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FWIW, there are dedicated bioethics/medical ethics programs out there, many of which operate in conjunction with the university's philosophy department (McGill Bioethics comes to mind). Such programs will give you the hands-on experience required. I've known many people who got these kinds of jobs, usually in a hospital setting, with a bioethics Master's degree.

Beyond that, I don't have a clue, really. One way to get some hands-on applied ethics experience is to join your university's IRB (/REB/ERB/whatever acronym yours uses). I imagine that could help--surely it would be useful!--even though it's not a direct path to an alt-ac job. (FWIW, I've been told it's an asset for transitioning to admin, at least.)


These are great questions. But I think this post conflates business ethics consultants in the corporate world (or general ethicist-for-hire independent contractors) with clinical ethics consultants in medicine. I can't speak to the former but I have some experience as a philosopher involved in the hiring process for the latter at an academic hospital. Clinical ethics consultation in health care is an interdisciplinary field in which philosophers have no special status. The relevant professional organization is not the APA but the ASBH. There is even now a certification process to take a test and become a certified clinical ethics consultant. These folks do bedside consults in hospitals and many have a clinical field (medicine, nursing, social work, clinical psychology, medical chaplaincy) as part of their workload, especially if there aren't enough ethics consultations to support a full time position. People with PhDs in Philosophy interested in breaking into this field would do well to connect with people on a hospital ethics committee (ideally an academic hospital) early in their training, and/or to seek a fellowship after graduation. Some fellowships require no prior clinical background. E.g. the NIH Bioethics post-doc and also this one: https://careercenter.asbh.org/jobs/13821123/clinical-ethics-fellow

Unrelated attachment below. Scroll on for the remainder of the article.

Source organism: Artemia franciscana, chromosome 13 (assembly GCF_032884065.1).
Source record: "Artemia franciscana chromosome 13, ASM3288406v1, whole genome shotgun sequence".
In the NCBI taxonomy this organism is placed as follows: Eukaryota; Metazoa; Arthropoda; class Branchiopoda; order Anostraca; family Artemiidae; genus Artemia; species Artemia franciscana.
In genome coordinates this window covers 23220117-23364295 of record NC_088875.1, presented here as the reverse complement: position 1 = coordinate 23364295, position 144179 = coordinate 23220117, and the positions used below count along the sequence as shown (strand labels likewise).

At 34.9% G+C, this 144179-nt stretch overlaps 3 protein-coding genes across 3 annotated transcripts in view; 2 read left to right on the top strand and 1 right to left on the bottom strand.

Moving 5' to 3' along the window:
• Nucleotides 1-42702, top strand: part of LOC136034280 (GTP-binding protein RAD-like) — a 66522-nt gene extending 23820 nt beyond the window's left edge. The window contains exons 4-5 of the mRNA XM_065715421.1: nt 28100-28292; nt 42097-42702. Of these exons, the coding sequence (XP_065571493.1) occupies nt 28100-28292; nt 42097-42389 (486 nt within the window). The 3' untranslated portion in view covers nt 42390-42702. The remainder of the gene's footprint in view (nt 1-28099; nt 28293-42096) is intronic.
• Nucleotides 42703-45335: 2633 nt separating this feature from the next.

Students primarily interested in bioethics should also consider getting an MA, MS, or PhD in bioethics or health care ethics, instead of in Philosophy. A list of programs can be found here: https://asbh.org/professional-development/academic-programs

Clinical Ethicist

I agree with Ethicist above who notes that business or corporate ethics consulting and clinical ethics consultation are two distinct pathways. I don't know about the former (though assume it is a potentially fruitful and less structured field). I am, however, a philosopher who trained in a clinical ethics fellowship and currently work as a clinical ethicist/faculty at an academic medical center.

To pursue this pathway, Marcus's original post is correct that the main entry point for non-clinicians (i.e. PhD or JD clinical ethicists) is to complete a recognized fellowship program (UCLA, Baylor, Cleveland Clinic, Albany all have 2 year fellowship programs that rigorously train in clinical ethics). The Philosophers in the Industry page has some great folks on it who do clinical ethics work and who have agreed by being on that list to be resources to others.